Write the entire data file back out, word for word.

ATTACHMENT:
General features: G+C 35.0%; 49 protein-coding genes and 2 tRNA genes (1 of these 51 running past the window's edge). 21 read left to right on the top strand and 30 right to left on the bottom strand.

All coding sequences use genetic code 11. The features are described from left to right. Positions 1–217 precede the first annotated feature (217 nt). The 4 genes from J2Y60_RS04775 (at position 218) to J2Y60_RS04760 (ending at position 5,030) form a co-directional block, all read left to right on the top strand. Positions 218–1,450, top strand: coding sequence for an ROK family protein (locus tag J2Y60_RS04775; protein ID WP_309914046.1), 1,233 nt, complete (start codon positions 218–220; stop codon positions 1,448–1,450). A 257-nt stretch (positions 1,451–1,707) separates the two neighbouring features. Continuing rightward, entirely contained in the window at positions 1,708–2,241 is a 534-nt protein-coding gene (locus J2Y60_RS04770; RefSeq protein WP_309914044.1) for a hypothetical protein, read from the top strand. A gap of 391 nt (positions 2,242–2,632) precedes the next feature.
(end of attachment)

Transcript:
General features: G+C 35.0%; 49 protein-coding genes and 2 tRNA genes (1 of these 51 running past the window's edge). 21 read left to right on the top strand and 30 right to left on the bottom strand.

All coding sequences use genetic code 11. The features are described from left to right. Positions 1–217 precede the first annotated feature (217 nt). The 4 genes from J2Y60_RS04775 (at position 218) to J2Y60_RS04760 (ending at position 5,030) form a co-directional block, all read left to right on the top strand. Positions 218–1,450, top strand: coding sequence for an ROK family protein (locus tag J2Y60_RS04775; protein ID WP_309914046.1), 1,233 nt, complete (start codon positions 218–220; stop codon positions 1,448–1,450). A 257-nt stretch (positions 1,451–1,707) separates the two neighbouring features. Continuing rightward, entirely contained in the window at positions 1,708–2,241 is a 534-nt protein-coding gene (locus J2Y60_RS04770; RefSeq protein WP_309914044.1) for a hypothetical protein, read from the top strand. A gap of 391 nt (positions 2,242–2,632) precedes the next feature.